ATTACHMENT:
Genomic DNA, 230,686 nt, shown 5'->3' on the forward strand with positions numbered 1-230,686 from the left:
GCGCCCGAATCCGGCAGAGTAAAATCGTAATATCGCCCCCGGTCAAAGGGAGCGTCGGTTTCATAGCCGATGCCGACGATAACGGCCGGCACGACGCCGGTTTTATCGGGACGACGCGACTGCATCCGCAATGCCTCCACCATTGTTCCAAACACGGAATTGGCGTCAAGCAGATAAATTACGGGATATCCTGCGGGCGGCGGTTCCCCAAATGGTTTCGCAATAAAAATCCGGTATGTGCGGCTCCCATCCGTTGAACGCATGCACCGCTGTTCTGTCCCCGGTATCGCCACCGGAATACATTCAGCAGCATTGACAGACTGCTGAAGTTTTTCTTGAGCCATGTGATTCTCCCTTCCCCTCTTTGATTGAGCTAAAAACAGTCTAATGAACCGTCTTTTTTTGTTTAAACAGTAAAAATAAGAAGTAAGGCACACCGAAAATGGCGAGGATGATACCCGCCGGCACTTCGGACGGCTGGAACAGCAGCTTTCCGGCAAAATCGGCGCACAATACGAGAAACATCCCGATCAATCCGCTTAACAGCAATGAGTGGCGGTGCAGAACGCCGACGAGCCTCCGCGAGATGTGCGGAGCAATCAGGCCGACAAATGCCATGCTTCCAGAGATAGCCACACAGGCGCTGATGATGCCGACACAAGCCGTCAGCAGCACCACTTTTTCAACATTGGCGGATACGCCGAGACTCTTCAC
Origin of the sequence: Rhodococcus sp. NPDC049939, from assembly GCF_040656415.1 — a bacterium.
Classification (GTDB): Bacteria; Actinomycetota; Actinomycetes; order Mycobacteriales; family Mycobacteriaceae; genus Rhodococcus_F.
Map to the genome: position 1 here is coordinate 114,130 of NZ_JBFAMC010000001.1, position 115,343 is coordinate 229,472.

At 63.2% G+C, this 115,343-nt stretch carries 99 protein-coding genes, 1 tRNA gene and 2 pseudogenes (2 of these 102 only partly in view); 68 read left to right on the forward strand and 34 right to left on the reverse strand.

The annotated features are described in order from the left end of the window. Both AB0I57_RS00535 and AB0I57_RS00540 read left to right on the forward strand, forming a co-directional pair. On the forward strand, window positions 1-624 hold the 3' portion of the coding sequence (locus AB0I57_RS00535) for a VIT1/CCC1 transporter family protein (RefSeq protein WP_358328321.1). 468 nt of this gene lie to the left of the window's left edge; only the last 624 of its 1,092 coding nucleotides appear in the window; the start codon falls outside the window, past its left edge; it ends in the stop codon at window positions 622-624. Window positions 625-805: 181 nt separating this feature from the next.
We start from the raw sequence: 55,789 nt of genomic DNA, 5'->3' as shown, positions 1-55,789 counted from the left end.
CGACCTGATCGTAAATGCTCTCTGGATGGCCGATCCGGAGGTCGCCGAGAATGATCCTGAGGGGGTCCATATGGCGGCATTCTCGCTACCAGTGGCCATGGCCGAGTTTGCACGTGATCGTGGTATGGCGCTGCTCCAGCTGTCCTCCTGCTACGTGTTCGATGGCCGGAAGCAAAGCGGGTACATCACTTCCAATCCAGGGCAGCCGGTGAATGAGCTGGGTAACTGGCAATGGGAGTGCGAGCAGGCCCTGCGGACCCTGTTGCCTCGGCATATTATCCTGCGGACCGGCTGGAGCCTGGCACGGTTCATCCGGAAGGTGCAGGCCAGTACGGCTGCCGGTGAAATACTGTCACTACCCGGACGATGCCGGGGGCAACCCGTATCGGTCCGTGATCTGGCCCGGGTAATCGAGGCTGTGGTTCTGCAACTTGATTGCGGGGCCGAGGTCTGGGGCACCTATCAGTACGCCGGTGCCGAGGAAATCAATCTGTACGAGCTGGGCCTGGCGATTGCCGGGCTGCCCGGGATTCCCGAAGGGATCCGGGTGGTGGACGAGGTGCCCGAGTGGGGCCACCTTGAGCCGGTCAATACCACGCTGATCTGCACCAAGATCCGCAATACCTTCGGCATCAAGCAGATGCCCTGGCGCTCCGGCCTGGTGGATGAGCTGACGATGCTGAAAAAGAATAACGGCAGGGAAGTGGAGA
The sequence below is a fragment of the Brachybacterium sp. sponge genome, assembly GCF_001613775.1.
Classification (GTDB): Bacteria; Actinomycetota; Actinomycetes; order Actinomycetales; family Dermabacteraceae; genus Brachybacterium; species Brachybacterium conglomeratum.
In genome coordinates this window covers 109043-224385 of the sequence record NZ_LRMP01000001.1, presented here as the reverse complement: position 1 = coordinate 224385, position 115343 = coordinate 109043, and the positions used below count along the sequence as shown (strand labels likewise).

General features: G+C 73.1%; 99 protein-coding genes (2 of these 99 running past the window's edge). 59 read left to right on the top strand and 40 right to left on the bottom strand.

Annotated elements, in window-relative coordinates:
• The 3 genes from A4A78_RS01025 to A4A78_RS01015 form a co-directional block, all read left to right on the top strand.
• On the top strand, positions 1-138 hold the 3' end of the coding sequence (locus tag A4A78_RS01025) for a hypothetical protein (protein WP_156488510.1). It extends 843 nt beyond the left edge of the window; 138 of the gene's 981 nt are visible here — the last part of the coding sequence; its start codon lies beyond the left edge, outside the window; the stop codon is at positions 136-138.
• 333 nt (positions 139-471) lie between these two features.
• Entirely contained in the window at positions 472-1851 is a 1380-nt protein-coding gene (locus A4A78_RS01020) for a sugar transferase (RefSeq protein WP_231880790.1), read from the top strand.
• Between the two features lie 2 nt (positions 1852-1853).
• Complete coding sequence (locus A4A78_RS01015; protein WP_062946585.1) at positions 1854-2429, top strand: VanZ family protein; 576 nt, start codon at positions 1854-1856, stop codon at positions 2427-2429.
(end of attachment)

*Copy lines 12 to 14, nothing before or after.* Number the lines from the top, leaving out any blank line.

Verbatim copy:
In genome coordinates this window covers 109043-224385 of the sequence record NZ_LRMP01000001.1, presented here as the reverse complement: position 1 = coordinate 224385, position 115343 = coordinate 109043, and the positions used below count along the sequence as shown (strand labels likewise).

General features: G+C 73.1%; 99 protein-coding genes (2 of these 99 running past the window's edge). 59 read left to right on the top strand and 40 right to left on the bottom strand.

Annotated elements, in window-relative coordinates: